If I believed the Earth was slowly turning into cheddar cheese, I could invoke this theory to explain a lot of things. Why is the rat population in our major cities growing so quickly? Earth cheesification is providing more rat food. Why have there been so many earthquakes lately? The cheesification of the tectonic plates has made them less resistant to sudden shifts. Why are glaciers melting? The freezing point of cheddar cheese is lower than that of water; as the Earth at the poles undergoes cheesification, the unfrozen cheese is causing a slight warming of the ice sheets from below, resulting in unusual levels of melting.
I could go on like this for a long time, I suppose. At some point, however, you would confront me with some natural fact that I could not logically account for by means of my cheese theory. In other words, even the greatest faith in this underlying assumption could never withstand all possible evidence.
If, however, we could devise a theory that might literally be able to repel absolutely any possible counter-evidence, then we would have accomplished something truly diabolical: an unfalsifiable theory. If we could indeed devise such a theory, then we could run wild explaining anything and everything, and absorb absolutely any eventuality, without ever needing to question our faith in the underlying hypothesis.
Then we would be at liberty to publish headlines such as this: “Research suggests warmer summers could be causing colder winters.” This conjecture, brought to you via the magical theory of global climate change, is reported as though it is the most plausible explanation of the peculiar fact that Canadian winters do not appear to be getting any warmer.
Question you aren’t supposed to ask: Why is the non-warming of recent winters a peculiar fact in need of an explanation? After all, did anyone in the past harbor any presumption that winters ought to be getting warmer? Why should they? The difference, of course, is that in the age of global warming, everyone is supposed to know, beyond any doubt, that the Earth is indeed getting significantly warmer. Thus, every time someone casually observes that the weather is pretty chilly, or that there has been a lot of snow, all hearers in the room look at their hands awkwardly, smirk bemusedly, or display some other symptom of that feeling familiar to anyone who has had to face doubts about a deeply held religious belief: “But this just can’t be true, because if it is, then my world is about to crumble.”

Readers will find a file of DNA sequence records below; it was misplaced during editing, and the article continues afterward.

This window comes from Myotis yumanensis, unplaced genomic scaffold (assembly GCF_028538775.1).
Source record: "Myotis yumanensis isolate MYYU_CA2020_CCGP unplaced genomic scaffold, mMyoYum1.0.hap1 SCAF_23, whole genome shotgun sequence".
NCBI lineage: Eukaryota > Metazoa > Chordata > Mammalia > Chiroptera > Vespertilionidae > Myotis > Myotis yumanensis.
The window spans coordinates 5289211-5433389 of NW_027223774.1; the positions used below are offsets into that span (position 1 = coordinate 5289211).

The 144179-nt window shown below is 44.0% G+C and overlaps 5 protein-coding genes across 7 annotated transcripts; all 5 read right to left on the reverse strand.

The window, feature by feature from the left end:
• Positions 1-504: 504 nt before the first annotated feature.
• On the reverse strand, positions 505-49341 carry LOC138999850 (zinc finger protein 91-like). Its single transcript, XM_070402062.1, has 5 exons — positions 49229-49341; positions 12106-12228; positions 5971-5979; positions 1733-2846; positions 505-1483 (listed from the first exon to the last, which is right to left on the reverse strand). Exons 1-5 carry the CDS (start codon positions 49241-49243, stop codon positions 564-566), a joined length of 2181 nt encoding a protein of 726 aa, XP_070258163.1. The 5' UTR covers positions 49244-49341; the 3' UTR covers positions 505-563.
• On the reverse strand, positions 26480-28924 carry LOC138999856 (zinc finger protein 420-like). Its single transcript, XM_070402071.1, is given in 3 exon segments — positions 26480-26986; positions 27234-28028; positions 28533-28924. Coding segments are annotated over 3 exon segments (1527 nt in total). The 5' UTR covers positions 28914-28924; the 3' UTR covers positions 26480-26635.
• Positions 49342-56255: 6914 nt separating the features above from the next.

The world of anthropogenic global climate change crumbled a long time ago. That, in fact, is why we have a theory called “anthropogenic global climate change” in the first place. Thirty-five years ago, it was called global cooling. When the temperature records made minced meat of that “theory,” it was put on ice for a few years, as it were. Finally, on the principle that if you can’t beat Mother Nature, you must join her, the wizards who brought us global cooling conveniently revised their models to prove beyond any doubt that the newly discovered global warming trend was a man-made phenomenon. Then, around 1998, the temperature records began to flat-line. Carbon dioxide, the Enemy, was reaching ever-higher levels in the atmosphere; and yet it was no longer having the desired – er, I mean “anticipated” – effect of warming the planet as it should (oops, I mean “as the models predicted”).
For several years, the global crusaders against carbon dioxide mocked, ridiculed, and/or ignored anyone who dared to ask why, if rising CO2 levels cause global warming, temperatures were not rising at accelerating rates, as CO2 levels continued to rise exponentially. Oh, but temperatures are indeed rising, the faithful said. In fact, each year, they produced annual temperature record analyses, garnered through the official scientific records center, the UN, showing that that year had been the warmest ever recorded. Then, a little later, some fine print would appear somewhere explaining how the report had slightly overestimated the warming for the year in question.